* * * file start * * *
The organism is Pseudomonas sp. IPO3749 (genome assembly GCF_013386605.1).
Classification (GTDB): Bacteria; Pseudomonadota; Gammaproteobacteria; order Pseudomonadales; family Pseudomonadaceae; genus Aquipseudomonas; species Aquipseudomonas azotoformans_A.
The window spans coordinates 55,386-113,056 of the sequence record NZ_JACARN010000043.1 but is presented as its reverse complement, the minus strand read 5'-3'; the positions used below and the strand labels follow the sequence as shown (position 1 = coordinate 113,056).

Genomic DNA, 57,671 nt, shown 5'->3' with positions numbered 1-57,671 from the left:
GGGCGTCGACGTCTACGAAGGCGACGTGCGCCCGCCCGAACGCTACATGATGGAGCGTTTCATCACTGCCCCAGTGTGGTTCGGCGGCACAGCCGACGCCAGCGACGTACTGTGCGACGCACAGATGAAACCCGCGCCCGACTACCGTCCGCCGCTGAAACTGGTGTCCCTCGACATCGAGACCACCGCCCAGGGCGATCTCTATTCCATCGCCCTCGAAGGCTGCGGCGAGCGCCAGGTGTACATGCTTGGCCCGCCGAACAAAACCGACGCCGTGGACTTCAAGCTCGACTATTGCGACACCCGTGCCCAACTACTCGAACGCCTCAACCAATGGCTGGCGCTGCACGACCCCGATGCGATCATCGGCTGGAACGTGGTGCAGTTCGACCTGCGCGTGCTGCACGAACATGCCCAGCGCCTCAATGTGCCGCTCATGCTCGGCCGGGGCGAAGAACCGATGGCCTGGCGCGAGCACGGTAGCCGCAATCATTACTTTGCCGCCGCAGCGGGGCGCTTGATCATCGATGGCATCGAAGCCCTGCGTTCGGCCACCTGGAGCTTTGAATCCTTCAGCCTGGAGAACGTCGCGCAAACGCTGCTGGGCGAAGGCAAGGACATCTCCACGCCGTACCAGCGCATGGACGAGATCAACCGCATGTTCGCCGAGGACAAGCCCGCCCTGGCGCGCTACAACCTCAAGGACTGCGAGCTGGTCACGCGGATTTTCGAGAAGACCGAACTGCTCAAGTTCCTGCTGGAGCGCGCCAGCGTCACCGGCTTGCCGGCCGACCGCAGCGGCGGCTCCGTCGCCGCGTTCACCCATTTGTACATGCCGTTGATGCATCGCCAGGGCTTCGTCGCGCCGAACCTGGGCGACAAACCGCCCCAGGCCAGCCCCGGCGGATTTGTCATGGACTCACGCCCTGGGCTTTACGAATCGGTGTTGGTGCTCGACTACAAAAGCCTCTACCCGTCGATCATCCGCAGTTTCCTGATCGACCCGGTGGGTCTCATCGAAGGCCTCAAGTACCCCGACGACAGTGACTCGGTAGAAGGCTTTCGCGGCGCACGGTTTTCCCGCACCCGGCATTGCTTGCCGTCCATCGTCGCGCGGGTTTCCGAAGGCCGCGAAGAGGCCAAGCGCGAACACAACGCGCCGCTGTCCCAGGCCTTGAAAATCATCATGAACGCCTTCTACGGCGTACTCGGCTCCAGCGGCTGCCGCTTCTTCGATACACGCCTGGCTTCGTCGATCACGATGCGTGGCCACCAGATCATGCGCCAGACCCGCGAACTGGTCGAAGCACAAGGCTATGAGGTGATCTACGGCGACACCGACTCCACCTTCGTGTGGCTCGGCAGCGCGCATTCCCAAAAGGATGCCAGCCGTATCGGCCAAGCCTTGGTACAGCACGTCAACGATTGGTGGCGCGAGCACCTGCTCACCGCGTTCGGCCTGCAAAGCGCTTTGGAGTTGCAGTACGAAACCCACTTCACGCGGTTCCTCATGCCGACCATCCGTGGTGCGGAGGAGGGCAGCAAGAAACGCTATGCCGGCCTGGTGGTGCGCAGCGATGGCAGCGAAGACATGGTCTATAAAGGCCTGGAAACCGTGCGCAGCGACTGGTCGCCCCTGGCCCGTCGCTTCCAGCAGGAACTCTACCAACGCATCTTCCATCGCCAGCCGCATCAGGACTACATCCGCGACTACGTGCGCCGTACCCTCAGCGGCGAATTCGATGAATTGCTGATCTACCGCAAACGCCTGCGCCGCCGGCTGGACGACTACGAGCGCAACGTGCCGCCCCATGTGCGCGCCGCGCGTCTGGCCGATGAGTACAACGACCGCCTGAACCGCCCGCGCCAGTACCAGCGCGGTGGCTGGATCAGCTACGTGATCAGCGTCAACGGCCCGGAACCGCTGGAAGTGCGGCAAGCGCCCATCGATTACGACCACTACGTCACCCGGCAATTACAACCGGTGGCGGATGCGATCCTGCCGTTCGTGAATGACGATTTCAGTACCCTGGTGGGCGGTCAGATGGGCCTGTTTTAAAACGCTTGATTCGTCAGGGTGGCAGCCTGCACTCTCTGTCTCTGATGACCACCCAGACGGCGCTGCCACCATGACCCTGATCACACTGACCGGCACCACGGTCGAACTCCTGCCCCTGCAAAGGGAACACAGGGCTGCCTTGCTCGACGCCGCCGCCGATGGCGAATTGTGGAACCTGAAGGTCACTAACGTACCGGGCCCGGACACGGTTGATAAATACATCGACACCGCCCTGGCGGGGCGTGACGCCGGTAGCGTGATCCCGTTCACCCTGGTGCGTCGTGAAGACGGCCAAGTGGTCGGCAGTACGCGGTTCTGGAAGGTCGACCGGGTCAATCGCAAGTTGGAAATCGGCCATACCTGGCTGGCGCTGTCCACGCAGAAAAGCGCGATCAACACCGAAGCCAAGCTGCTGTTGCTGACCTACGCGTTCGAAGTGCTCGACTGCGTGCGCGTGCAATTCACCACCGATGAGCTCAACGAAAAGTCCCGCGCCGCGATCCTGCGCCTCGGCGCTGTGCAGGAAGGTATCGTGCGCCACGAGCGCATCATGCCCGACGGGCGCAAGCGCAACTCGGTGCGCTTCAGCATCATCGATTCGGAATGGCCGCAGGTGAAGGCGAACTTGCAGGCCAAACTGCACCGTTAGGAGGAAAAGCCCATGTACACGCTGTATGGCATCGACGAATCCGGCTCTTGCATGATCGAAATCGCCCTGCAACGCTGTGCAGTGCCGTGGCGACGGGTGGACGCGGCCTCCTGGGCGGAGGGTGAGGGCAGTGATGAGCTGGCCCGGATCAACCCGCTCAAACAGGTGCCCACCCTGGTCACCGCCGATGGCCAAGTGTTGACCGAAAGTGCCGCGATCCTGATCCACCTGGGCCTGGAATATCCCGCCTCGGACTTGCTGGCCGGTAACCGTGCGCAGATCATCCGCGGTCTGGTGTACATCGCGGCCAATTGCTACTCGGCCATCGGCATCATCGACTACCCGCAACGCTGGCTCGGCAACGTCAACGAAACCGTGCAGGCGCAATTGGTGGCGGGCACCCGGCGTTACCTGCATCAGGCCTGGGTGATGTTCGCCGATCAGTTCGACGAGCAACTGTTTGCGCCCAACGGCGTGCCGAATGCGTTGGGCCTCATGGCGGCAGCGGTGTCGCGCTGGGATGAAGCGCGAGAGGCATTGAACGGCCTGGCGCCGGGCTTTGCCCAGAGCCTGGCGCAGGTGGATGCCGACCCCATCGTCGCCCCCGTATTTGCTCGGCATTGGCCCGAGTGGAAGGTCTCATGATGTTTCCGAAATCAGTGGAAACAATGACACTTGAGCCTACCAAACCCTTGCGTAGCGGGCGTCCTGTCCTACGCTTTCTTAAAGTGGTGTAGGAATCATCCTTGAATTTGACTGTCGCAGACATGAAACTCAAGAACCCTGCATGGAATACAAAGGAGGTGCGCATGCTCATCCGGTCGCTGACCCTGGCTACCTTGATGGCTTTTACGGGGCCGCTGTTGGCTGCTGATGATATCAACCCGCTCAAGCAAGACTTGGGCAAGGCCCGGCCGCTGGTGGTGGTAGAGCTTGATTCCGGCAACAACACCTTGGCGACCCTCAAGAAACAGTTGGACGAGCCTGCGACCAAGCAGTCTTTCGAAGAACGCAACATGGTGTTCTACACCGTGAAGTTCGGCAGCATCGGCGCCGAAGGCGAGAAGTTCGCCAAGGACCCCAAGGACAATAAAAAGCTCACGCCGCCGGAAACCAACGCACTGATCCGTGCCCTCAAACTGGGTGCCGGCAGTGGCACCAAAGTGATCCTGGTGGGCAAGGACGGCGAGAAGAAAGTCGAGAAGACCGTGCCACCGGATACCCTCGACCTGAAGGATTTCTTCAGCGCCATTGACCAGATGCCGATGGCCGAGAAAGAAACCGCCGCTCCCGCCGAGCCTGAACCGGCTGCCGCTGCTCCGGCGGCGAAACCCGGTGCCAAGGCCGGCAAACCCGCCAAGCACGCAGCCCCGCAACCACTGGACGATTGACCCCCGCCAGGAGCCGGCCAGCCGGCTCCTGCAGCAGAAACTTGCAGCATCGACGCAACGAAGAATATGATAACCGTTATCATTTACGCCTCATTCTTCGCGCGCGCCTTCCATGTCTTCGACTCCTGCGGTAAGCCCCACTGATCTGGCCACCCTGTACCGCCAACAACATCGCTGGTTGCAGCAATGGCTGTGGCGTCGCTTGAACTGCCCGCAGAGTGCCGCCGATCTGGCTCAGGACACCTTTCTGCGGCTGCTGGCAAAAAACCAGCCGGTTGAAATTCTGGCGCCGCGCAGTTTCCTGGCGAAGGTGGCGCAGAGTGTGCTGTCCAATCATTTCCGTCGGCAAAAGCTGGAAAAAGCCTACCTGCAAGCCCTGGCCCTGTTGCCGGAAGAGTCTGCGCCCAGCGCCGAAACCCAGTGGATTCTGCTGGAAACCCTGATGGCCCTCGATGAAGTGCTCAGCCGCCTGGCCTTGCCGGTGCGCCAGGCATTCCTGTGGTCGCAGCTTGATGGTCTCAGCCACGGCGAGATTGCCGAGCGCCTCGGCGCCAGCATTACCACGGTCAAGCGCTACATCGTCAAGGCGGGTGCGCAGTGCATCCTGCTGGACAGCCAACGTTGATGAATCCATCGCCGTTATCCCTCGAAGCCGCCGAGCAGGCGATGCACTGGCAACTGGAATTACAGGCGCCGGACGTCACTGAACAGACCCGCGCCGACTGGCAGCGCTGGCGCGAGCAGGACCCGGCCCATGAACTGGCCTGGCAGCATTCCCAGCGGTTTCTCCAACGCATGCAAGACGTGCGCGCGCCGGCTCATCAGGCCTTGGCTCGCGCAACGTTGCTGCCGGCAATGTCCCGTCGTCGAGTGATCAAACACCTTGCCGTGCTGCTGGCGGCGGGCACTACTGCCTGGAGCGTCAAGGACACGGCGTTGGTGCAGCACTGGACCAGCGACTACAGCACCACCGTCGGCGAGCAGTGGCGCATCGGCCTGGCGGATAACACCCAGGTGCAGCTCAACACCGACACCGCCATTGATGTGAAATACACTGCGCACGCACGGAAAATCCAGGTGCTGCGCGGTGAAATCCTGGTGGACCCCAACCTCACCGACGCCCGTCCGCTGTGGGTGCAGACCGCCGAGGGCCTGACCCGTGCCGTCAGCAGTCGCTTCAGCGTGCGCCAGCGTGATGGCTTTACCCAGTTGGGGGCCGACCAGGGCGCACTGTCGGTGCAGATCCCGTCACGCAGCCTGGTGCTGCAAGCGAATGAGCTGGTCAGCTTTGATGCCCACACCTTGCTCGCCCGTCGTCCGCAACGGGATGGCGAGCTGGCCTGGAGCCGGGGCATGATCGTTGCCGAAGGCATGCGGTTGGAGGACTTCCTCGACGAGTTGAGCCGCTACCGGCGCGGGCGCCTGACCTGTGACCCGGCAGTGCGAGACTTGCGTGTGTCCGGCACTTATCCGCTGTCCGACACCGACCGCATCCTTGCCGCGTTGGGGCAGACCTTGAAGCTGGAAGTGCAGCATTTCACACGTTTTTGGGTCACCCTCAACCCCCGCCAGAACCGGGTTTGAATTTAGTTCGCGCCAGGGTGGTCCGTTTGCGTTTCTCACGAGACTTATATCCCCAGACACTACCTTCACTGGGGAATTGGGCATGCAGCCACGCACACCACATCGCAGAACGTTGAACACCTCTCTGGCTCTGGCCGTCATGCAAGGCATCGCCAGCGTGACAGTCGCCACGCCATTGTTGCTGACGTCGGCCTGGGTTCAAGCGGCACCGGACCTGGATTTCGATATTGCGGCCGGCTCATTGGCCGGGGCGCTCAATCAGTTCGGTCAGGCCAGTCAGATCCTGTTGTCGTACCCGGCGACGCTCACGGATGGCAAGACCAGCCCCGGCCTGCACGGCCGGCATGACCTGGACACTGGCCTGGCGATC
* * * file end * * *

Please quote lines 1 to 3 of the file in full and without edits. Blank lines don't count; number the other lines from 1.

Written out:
The organism is Pseudomonas sp. IPO3749 (genome assembly GCF_013386605.1).
Classification (GTDB): Bacteria; Pseudomonadota; Gammaproteobacteria; order Pseudomonadales; family Pseudomonadaceae; genus Aquipseudomonas; species Aquipseudomonas azotoformans_A.
The window spans coordinates 55,386-113,056 of the sequence record NZ_JACARN010000043.1 but is presented as its reverse complement, the minus strand read 5'-3'; the positions used below and the strand labels follow the sequence as shown (position 1 = coordinate 113,056).